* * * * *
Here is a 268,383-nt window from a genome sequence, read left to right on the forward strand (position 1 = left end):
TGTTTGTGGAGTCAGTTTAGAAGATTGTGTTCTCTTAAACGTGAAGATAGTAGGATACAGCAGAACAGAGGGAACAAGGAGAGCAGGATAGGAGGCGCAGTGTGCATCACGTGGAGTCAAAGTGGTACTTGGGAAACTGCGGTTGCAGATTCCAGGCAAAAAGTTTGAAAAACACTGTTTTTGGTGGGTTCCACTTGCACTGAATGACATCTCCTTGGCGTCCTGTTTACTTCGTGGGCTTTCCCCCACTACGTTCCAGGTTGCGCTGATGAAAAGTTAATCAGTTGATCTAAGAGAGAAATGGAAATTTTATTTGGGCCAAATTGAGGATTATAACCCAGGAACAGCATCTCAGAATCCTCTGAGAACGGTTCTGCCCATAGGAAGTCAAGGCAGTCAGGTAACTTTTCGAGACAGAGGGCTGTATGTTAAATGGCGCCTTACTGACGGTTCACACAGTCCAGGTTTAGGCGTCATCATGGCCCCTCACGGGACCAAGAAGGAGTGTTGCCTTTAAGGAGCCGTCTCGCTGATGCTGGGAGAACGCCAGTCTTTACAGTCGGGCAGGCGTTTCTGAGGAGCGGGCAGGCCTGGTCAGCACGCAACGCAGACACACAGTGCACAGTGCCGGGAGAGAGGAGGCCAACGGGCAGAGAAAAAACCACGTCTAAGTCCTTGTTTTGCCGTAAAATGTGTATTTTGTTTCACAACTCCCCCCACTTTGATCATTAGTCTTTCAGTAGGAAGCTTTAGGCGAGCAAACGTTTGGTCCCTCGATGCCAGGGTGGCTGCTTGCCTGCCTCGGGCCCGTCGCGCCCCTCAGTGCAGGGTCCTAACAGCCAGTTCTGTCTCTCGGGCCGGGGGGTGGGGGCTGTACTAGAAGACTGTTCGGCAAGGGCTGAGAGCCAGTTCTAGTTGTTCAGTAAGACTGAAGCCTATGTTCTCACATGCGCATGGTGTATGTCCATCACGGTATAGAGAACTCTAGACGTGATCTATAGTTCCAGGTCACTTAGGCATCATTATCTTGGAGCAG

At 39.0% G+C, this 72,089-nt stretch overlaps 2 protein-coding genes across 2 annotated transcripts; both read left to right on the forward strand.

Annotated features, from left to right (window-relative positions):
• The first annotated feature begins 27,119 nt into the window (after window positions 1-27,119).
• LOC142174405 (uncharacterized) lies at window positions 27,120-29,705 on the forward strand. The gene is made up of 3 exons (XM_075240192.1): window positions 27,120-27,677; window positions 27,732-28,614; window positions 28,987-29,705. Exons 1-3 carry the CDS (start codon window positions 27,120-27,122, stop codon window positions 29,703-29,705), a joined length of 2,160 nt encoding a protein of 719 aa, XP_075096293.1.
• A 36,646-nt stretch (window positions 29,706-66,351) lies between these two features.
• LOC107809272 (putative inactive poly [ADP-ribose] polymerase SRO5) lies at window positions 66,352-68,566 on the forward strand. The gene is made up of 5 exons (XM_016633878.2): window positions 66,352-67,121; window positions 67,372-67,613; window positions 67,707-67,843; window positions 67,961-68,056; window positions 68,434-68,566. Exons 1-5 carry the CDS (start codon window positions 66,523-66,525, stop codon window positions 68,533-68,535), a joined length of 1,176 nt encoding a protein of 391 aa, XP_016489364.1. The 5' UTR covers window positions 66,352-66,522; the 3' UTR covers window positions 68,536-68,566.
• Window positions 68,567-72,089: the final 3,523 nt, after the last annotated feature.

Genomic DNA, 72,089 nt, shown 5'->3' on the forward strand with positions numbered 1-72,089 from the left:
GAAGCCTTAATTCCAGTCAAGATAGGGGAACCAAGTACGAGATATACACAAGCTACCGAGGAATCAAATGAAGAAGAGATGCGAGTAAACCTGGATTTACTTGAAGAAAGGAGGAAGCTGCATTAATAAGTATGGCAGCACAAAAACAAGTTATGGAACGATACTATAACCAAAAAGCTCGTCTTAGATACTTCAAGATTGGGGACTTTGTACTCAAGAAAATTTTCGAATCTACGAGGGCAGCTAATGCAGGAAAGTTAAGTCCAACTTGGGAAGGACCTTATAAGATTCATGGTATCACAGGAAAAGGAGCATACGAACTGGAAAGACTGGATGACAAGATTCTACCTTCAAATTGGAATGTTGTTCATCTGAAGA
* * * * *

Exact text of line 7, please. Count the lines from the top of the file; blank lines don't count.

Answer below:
• A 36,646-nt stretch (window positions 29,706-66,351) lies between these two features.